#1
You may know that I am a beginner. My questions at this point are kind of simple . How do you all switch from E major to G? There is nothing in common here. Which finger would you use as an anchor?
-Mike
#4
Quote by conor-figgy
As none of the fingering is common, there's no ''anchor''. Think about it.


Maybe anchor is the wrong word. I am thinking that it might be best to lead with the pinky because it is free and then do the acoustic slide...
-Mike
#5
Classical guitarists pay very close attention to these issues, so it definitely isn't an "anything goes" approach as someone suggested.

The best route would be to first move the middle finger from the B on the 5th string to the low G on the 6th string. Then move your index finger to the B on the 5th. As for the last notes, I'd then place the pinky on the 3rd fret of the high E, then if you want, put the ring finger on the 3rd fret B last.

Of course, this is assuming your start the G chord on a downstroke.
#6
Quote by Riffman15
Classical guitarists pay very close attention to these issues, so it definitely isn't an "anything goes" approach as someone suggested.

The best route would be to first move the middle finger from the B on the 5th string to the low G on the 6th string. Then move your index finger to the B on the 5th. As for the last notes, I'd then place the pinky on the 3rd fret of the high E, then if you want, put the ring finger on the 3rd fret B last.

Of course, this is assuming your start the G chord on a downstroke.


I think I know what you mean, although the description seems a little weird to me. Essentially, the route leads with the middle finger, followed by index..... In the long run, this is probably best because I think it allows me to keep my hand and wrist in a proper position. When I lead with my pinky, even though it is easier for me now due to habit, my hand/wrist end up in a odd position if that makes any sense.
-Mike
#7
Quote by WhiskeyFace
There aren't really any shortcuts. Just change from one chord to the other over and over again. Your fingers will get used to it.


^ This. If you try to do what someone else says then you're limiting yourself.
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#8
Originally thought this thread was about modulation....


TS: The way I finger the chords--E major with middle, ring and index fretting their respective strings-- keep your middle finger on the B, ring moves to the low G and pinky to the G on high E.

EDIT: It should also be noted that I am not a classically-trained guitarist and so I suspect that those who are would look down on the method I just stated.
Quote by SonOfPest
Its the Lydian mode; formed in Eastern Arabia when the Persians invaded England.


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try the sexolydian scale.
Last edited by jwd724 at Jun 6, 2011,
#9
If you were so inclined, you could use a barred G major, and use 2, 3, and 4 to finger the E major. Moving from EMaj to GMaj would keep 2, 3, and 4 in the same configuration, just shifted up the neck, and only require you to put down a barre.

If you want to use the open GMaj, one exercise my guitar teacher taught me is to very, very slowly move your fingers into place, hovering millimeters over the strings. Only once all the fingers are in their position do you put them down and strum the chord. Doing that many times - especially going from EMaj to GMaj, will help you automatically find the chord with your fingers without requiring an anchor.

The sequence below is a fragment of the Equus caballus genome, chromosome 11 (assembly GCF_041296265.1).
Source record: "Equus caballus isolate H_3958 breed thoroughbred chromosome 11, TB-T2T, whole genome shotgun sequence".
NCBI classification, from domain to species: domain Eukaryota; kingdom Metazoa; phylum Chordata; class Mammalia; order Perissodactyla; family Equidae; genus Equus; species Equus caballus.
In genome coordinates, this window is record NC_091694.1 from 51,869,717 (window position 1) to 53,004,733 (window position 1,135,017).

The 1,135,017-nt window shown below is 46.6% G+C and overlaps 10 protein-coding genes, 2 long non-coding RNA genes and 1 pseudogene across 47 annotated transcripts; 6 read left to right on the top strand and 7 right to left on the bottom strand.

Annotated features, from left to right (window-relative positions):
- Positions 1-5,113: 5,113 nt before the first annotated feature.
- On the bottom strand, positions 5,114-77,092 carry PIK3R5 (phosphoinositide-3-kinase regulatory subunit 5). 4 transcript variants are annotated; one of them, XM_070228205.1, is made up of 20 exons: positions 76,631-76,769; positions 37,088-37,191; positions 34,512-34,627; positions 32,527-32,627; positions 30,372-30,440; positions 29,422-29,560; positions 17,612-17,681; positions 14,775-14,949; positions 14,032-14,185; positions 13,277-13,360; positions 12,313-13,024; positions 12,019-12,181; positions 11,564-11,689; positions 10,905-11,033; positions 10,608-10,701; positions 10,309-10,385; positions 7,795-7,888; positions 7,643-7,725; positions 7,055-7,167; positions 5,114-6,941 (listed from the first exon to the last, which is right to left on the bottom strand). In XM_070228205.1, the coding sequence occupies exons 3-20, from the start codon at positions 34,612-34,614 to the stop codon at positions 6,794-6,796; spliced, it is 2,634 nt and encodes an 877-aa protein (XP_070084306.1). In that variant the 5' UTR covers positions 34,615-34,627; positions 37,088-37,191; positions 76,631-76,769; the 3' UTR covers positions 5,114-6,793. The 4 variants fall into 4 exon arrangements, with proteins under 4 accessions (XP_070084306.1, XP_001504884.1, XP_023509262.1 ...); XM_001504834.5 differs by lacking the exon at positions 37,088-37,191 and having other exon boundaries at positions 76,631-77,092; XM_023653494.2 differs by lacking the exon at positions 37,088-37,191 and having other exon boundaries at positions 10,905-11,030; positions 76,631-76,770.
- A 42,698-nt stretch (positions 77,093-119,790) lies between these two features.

#10
Quote by Widefingers
I think I know what you mean, although the description seems a little weird to me. Essentially, the route leads with the middle finger, followed by index..... In the long run, this is probably best because I think it allows me to keep my hand and wrist in a proper position. When I lead with my pinky, even though it is easier for me now due to habit, my hand/wrist end up in a odd position if that makes any sense.


The reason his description references the downstroke is that you want the first note you play to be ready first. If you start with the pinkie, you are taking time away from putting down the low G - the note you hit first on a downstroke. Ideally, you put all the fingers down at the exact same time, and everything is ready at once. If you can't have that, the next best thing is efficient placement of your fingers so that the delays work with, rather than against, how you play the chord.
#11
Yeah there's no shared fingers there. Just keep at it and i assure you, G to C will be much worse. xD
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#12
no Anchor. Repeat. No Anchor.
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#13
just practice it until you can swap quite quickly. some people say , move this finger here , move this finger there , i reckon just do whatever feels right to you
#14
Quote by Lennon993
Yeah there's no shared fingers there. Just keep at it and i assure you, G to C will be much worse. xD


Your are right! E to G is not so bad now. G to C is a bear
-Mike
#15
I would leave my middle finger anchored, throw the ring finger up to G,( third frett top string)
pinky third frett bottom string, pointer finger hovering. Doing it this way will help with finger inderpendance. cheers
#16
I usually play a modified G, muting the A string. Or just play a barre G.
Basically try to do it right and practice it, it's all finger muscle memory.
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